As a passionate cook and appreciator of food I have always been the type to savour my meals either for flavour or appreciation for the time and effort spent creating it – either by myself or more importantly a fellow cook. However, I can’t help but notice that many of us eat too fast. Not only does this encourage us to be unappreciative of the food, time and effort that has gone into making it but you cannot appreciate and savour the flavours. Sticking to the topic of nutrition and health this month, on a nutritional side the faster you eat the more chance you have of overeating. Eating slowly allows your stomach to register satiety at the right time. It also helps improve your digestion. Hand in hand with this I also recommend chewing your mouthfuls more to aid speed and digestion. Just putting down your fork (or chopsticks) after eat mouthful to enjoy, talk to your dinner friends and take your time is such a great habit to get into.

That said, a great way to get into this habit if using chopsticks! Not only is it fun and authentic but if you’re anything like me and still learning you can’t help but eat slowly…if at all. So obviously have a fork ready to hand to prevent starvation.

NOTE: Quite without meaning to I’ve created a gluten free meal using my stash of ‘Clearspring Gluten Free Brown Rice Noodles’. Asain food is a great go-to is your are gluten free. As I say, it packs a punch on flavour without compromising nutritional requirements.

Serves 2

  • 250g beef mince
  • 1 thumb size knob ginger, finely shredded
  • 1 large garlic clove, crushed
  • 1/2 red chilli (hotter the better here)
  • 1 star anise
  • 1 tbsp sunflower oil
  • 2 tbsp soy sauce
  • 1 tsp sesame oil
  • 1tsp fish sauce
  • Bunch coriander, chopped
  • Bunch basil, chopped
  • 4 spring onions, chopped
  • 100g ‘Clear Spring’ ‘Gluten free brown rice noodles’
  • 1 tsp sesame oil
  • Juice 1 lime
  • Serve: I recommend a nice lime juice covered fresh crispy salad e.g. Cos lettuce, grated carrot, bean sprouts, cucumber etc
  1. Submerge and soak the noodles in boiling water for at least 10 minutes. Set aside kept warm until ready to serve.
  2. Heat the sunflower oil in a frying pan or wok on a high heat. Add the beef mince and use a spatula to break up the pieces into chunks. then add the star anise. Fry on a high heat for about 5 minutes until the mixture begins to brown well and crisp up. Keep an eye on it moving the mince around continuously.
  3. After about 5 minutes when well browned add in the ginger, garlic and red chilli and continue to fry on a high heat until the meat is really browned and crispy as below.
  4. After about 5-10 minutes add the soy sauce, sesame oil and fish sauce and stir to combine. Cook until really dark and crispy to your liking.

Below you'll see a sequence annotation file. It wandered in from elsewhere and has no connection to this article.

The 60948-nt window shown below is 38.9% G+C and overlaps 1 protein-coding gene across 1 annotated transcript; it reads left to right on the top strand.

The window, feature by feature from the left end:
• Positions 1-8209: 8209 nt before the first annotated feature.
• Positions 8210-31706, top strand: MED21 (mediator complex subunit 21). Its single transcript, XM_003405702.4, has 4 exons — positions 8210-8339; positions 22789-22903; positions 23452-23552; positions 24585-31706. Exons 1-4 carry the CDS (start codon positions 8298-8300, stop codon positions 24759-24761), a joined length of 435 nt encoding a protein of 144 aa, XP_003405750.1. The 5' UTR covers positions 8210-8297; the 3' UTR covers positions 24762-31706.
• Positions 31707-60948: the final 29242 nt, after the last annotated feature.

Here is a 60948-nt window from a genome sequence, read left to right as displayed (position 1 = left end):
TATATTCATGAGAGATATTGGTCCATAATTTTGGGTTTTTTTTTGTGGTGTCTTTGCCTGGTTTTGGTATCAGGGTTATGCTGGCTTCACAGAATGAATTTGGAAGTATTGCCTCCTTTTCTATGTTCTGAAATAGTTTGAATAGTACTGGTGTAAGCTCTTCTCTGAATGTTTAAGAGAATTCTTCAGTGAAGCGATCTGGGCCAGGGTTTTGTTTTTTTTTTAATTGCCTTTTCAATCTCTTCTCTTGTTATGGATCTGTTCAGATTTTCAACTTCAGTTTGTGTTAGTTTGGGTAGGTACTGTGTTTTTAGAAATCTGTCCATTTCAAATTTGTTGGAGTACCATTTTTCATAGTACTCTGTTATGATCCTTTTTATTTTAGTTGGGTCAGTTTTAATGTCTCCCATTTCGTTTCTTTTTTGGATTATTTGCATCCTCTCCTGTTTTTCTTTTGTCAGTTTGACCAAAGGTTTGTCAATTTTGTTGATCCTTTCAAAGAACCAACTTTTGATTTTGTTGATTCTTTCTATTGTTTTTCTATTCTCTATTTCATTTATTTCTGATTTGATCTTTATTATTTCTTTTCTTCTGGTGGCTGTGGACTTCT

5. Remove from the heat and stir in the chopped spring onions, coriander and basil
  6. Drain the noodles and squeeze over the lime juice and add the sesame oil
  7. Serve the noodles in warm bowls and top with your crispy beef piece and a lovely crunchy fresh salad.
  8. Jess - Crispy Asaian Beef 2

 

Dorset Apple Cake

 

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here is nothing like a bit of baking on a cold, drizzly weekend to ease and nourish the soul and there is nothing like the warming spices of cinnamon and ginger combined lovingly with a spongey sweet cake and some juicy sharp seasonal apples to bake! Devoured cold with a warm brew or warm and spongy with lashings of Ambrosia, ice cream or just a trowel-ful of clotted cream you’ll fail to not be comforted by this festive tray bake. Open to additional ingredients this cake batter would be beautiful marbled with chunks of sweet marzipan or topped with some flaked almonds or toasty pecan nuts.

Adapted from Marry Berry

Makes about 18 large pieces

  • 3 large cooking apples (About 550g)
  • 1/2 lemon
  • 225g unsalted butter
  • 225g light muscovado sugar
  • 300g self raising flour
  • 2 tsp baking powder
  • 1 large heaped tsp cinnamon
  • 1 tsp ground ginger
  • 4 eggs
  1. Preheat the oven to 180°C and grease and line a tray bake tin (about 30cm x 23cm)
  2. Peel, core and quarter the apples. Slice each thinly and place in a bowl. Squeeze over the lemon to prevent browning.
  3. Now, using an electric hand mixer or food processor, blend the butter, sugar, flour, baking powder, half the cinnamon and ginger together before adding the eggs. Beat well adding a splash of milk to loosen for a few minutes until golden, glorious and combined.
  4. Spoon half into the lined baking tray. Top with halve the apples slices scattered randomly but evening over. Sprinkle over the remaining cinnamon
  5. Spread over the remaining batter and even out with a pallet knife
  6. Top with the remaining apples slices, pushing them into the batter slightly.
  7. OPTIONAL: Top with flaked almonds or nuts or a sprinkle or crunchy demerara sugar.
  8. bake for about 40 minutes until golden, spongey and firm and just communing away from the sides of the tray.
  9. Leave to cool before cutting. Serve warm with ice cream, custard or cream or at room temperature with a nice cup of tea!

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Beef Rendang

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‘ve been looking for a cold carefree weekend to indulge in this slow cooked curry for ages but with long busy working days, midweek life hasn’t obliged. I love any form of slow cooking and coupled with my more recent love and commitment to the Asian flavours of the East they are combined lovingly here in a comforting wintery curry that while warming the heart will also transport you to the sunny climates of Malaysia….of Bruges!?